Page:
Packaging is among the most common applications of industrial robots in food manufacturing. This is because in the packaging stage, the nature of the products is uniform so the process of automating the task is simpler. Tasks in the earlier stages, such as the actual food manufacturing process, are more difficult to automate using robots.
In this article, we will introduce seven applications of robots in food packaging that every food manufacturer should know about. We will also cover the 3 stages of packaging: primary, secondary, and tertiary stages.
Primary Packaging Stage
Packaging of Raw Food
The primary stage of packaging involves wrapping processed, or even raw, food products. However, the shapes and sizes of the packages may vary greatly depending on what the food product is. This is stage can be challenging for robots when they have to package inconsistently shaped raw foods like broccoli. For processed food such as cookies, robots can easily grasp them because of their consistent size.
Pick & Place Applications
Since processed food products usually have uniform sizes and shapes, robotic grippers can easily handle them. However, automated processing machines produce randomly scattered products most of the time. Robot arms have become popular solutions for packaging these kinds of products. Remember that the success of your production line will depend on the reliability of your robots, so make sure that you find a trusted robot arm supplier.
Robotic arms designed for pick and place applications can identify, arrange, and place products simultaneously. Another non-robotic way to accomplish pick and place tasks is fixturing, but this method cannot adapt to product changes and it occupies a large space. Delta robots are famous for orienting products into packets as they use vision systems to help them detect the products’ orientation.
Have you ever tried baking at home? Then surely you know how tricky it is to remove cakes from pans. Companies that mass produce baked goods use large pans for baking. Robots can help remove the goods from the pans during the primary packaging process. This is because in robotic depanning, a specialized tool, like a vacuum or small pins, is used to pick up baked goods.
The denesting process involves the removal of empty packages from stacks. It is often done together with depanning. For instance, after the denesting machine removes packages from a stack, the depanning machine places baked goods in them. The challenge here is to design a robotic packaging system that can process different products without occupying a large space. One solution is to use replaceable conveyors, but it would be very costly.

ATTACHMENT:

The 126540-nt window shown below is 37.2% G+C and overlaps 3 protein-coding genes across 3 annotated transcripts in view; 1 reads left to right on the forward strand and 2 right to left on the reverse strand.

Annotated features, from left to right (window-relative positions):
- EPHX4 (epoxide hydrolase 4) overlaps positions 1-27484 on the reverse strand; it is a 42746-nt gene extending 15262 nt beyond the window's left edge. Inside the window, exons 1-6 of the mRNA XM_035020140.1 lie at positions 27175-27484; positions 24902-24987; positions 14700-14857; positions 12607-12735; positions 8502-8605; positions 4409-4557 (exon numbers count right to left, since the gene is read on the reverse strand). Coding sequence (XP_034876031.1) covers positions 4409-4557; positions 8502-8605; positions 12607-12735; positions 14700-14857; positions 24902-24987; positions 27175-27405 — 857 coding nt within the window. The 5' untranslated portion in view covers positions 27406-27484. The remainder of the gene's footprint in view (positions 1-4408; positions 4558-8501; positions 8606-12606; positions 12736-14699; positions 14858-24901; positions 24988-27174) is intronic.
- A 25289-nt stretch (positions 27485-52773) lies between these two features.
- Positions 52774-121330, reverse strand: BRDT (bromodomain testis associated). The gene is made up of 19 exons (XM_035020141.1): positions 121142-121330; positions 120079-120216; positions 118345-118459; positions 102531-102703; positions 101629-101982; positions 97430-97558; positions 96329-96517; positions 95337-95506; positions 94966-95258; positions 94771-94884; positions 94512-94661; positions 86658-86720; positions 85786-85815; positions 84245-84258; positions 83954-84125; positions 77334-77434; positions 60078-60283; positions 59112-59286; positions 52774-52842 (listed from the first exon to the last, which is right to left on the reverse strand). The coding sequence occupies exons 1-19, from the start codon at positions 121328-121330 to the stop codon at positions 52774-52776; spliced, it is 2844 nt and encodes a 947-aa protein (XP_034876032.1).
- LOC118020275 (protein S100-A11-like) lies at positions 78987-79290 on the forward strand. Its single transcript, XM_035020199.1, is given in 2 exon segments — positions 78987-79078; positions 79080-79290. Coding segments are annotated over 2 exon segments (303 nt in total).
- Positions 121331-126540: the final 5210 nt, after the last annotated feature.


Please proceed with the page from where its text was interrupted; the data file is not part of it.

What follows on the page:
Secondary Packaging Stage
In secondary packaging, machines take individually packaged goods and group them into cases or boxes. Since the products have already been sealed in the primary packaging process, there is no risk of contaminating them. This makes it easier to implement the boxing process using robots.
Collaborative robots (cobots) are commonly used for various tasks in secondary packaging, especially when dealing with delicate food products. You can even use cobots to handle packages that are difficult to grasp like flexible bags for example.
Tertiary Packaging Stage
The last stage of the packaging process is to prepare the boxed products for shipping. This is the tertiary packaging stage where the boxed products are stacked on pallets. Aside from the food industry, the beverage industry also uses robotic systems for palletizing applications. Craft breweries use robotic arms to boost their production as well as to prevent worker injuries.
The last application of robotic systems we are going to discuss is in warehouse automation. There are many benefits of warehouse automation including the following: reduced costs, greater accuracy and efficiency, sustainability, and additional space.
The process of transporting palletized products requires a large amount of labor, especially when you have a lot of products you need to store in your warehouse. To streamline your warehousing processes, you can use Automated Guided Vehicles (AGVs) to transport packaged goods.
Aside from AGVs, you can also use Autonomous Mobile Robots (AMRs) which are newer versions of robots designed for warehousing applications. AMRs can perform the same tasks that AGVs can (transporting inventory), but their similarities end here. AGVs are bulky machines that follow fixed routes to navigate within the facility. On the other hand, AMRs use sophisticated maps and sensors to help them interpret their environment.
Food packaging companies have been using robots in their processes for several years now. Even if you are a small company, you can still use robots to automate every stage of your packaging process. Through this, your human workers can focus more on tasks that require critical thinking.
If you cannot afford big industrial robotic arms, you can use collaborative robots, which are smaller. Collaborative robots are ideal for automating tasks that deal with lower production volumes.